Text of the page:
Tuesday, April 1, 2014

Greeting rituals

I read this blog entry yesterday, and it started me thinking about my discomfort with greeting rituals. I am aware of the need for rituals in social interaction. And on an intellectual level many of these rituals make sense and I try to conform, on the one hand because I prefer not to draw attention to myself, and on the other hand I because I don't like to make other people feel uncomfortable. Again the irony of an autistic person being aware and accommodating of others' needs, while the others have no idea that the autistic person feels uncomfortable and have different needs.

One of the many good things about seeing my therapist is that he understands and is comfortable with my discomfort with greeting. I usually read in the waiting room, and when he comes in, he will say my name softly to get my attention, and I will just look up and sort of crinkle my eyes to acknowledge him. And then he will either offer me some coffee, or just say 'let's go' and we go to his office. And when we walk down the stairs afterwards, I can just mutter 'thanks' or 'okay' or even just smile, and walk out the door. I so appreciate it that he is willing to let go of what comes naturally to him so that I can do what comes naturally to me.

When I talk to my older brother, we also totally discard the normal greeting stuff, and I love it. The last time we met, after not seeing one another for a year, I was outside when he got out of the car and came to the gate. I told him "Go away, we don't want to buy anything." And he said "Wrong address, sorry!" and got back into the car as if to drive away. And I opened the gate and he drove in, and that was the greeting part taken care of. My mom also has a lovely way to open a conversation with me on the phone or on chat - she just says "What?" or "Yes?" and then we start talking.

What would I prefer when I encounter other people? Hmmm. Ideally I would like a few minutes of just observing. I'd like to look and listen and absorb and get a sense of the emotions present, I'd like to process my own reaction to this person or persons, and this is not an instant process. Only then I will feel ready to respond in an authentic way. When I get to know people well though, this processing takes place faster after a while.

What usually happens is that the moment people see each other the whole greeting ritual with smiles and touching and lots of small talk starts. I get caught up in a stream of jumbled impressions without the time and space to process and I follow the other person's lead while my authentic reactions and thoughts get pushed back. Sometimes I can stand back after the flurry of greeting is over and change gears from being acceptably social to being authentic. But changing gears is hard.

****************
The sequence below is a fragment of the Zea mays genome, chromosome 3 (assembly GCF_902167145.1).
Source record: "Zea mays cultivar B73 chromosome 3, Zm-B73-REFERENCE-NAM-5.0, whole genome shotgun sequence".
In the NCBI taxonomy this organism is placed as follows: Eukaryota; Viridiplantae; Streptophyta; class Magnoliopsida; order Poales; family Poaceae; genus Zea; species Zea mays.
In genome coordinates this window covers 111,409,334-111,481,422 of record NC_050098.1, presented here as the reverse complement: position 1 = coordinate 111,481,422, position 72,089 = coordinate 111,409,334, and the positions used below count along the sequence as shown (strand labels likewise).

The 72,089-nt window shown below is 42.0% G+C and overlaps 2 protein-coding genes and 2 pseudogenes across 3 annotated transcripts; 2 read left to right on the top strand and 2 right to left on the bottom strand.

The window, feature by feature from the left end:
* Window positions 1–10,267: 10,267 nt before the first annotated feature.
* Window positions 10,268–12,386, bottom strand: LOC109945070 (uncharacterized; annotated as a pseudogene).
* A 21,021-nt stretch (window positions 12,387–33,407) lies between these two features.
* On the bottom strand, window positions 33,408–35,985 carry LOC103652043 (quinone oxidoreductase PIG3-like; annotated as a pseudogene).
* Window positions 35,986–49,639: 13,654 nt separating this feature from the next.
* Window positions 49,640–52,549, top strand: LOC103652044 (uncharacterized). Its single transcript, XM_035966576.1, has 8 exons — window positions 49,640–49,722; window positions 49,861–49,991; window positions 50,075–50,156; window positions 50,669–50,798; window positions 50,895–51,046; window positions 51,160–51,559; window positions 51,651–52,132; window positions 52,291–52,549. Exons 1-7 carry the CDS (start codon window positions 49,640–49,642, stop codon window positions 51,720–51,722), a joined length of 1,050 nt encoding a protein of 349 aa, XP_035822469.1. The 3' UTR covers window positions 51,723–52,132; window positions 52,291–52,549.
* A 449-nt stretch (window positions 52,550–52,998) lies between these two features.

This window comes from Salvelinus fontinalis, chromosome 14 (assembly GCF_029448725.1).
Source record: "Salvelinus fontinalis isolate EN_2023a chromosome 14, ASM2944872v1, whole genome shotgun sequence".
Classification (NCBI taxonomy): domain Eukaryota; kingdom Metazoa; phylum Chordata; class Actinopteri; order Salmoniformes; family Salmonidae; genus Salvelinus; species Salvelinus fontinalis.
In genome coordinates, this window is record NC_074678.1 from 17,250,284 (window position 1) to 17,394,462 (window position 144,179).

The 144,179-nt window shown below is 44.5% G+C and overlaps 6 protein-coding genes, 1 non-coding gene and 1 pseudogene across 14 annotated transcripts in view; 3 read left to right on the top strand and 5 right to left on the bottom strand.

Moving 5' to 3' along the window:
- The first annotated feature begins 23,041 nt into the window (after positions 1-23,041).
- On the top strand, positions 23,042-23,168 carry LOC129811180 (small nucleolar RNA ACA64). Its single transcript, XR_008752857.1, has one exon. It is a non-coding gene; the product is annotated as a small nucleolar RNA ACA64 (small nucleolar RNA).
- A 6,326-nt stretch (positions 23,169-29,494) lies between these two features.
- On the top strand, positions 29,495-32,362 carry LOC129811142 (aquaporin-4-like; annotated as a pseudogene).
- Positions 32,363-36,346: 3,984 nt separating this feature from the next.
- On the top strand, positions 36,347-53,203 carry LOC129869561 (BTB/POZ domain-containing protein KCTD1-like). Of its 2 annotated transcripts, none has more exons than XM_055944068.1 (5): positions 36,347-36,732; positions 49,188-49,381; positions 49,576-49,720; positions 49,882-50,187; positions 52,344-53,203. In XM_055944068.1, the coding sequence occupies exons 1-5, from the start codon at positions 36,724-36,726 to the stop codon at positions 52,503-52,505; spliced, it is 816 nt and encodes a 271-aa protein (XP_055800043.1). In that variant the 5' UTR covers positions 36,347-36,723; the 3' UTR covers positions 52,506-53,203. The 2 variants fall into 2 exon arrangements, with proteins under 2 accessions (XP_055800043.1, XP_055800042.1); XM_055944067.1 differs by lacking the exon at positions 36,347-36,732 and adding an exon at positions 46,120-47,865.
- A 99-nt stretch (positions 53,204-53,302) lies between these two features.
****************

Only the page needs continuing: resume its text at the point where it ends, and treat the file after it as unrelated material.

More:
How about saying goodbye? I wish people could react to me the same way they react to a child. When a child announces 'I want to go home now', people smile at the honesty. I am certain if I announce the same, many people will be offended. So one changes it to the more acceptable 'I have to go now'. I struggle with the timing of this, and probably often leave places without greeting all the people personally. I can only hope that I don't offend too much. And then there are the expected protests, and other rituals that takes way too long. At this stage I often find comfort in inside laughter, thinking about one of the definitions in The Meaning of Liff - "HIDCOTE BARTRAM (n.)
To be caught in a hidcote bartram is to say a series of protracted and final goodbyes to a group of people, leave the house and then realise you've left your hat behind."

I have no problem with other people needing and enjoying rituals. I accept that it may mean more to them than I can understand. I am just grateful for the few family members and friends who do not expect me to conform and allow me to be my authentic self.

Saturday, March 29, 2014

Would this make you uncomfortable?

World Women Awareness Day

Many events are organized on World Women Awareness Day. These include:

  • Panel discussions with experts on women, politicians and non-governmental organization (NGO) representatives.
  • Informational events for parents and partners of women.
  • Conferences and workshops for professionals working with women.
  • Artistic workshops for women.
  • Television and radio shows, as well as newspaper features, about women.
  • The launch of educational materials for parents and teachers of women.
  • Exhibitions of art work by women.
  • The display of posters and banners to increase public awareness of women.
Special clinics are also organized for families dealing with women to obtain consultations with doctors, psychologists and social workers.

So, would this bother you? I'd be surprised if it did not. A worldwide focus on women and what should the women do? Keep quiet and paint while 'experts' on women and those who live and work with them do all the talking.

Would this still bother you if 'women' were replaced by 'autistic people'? I'd hazard a guess that it wouldn't really bother you, that it would suddenly sound good and helpful and productive. But we will not keep quiet and paint.
We will keep talking, we will make ourselves heard, we will be loud and we will keep on working towards a future where autistic people take the podium on such days. In any event about autism, autistic people should play the lead role, leading people away from the paradigm of fear and doom.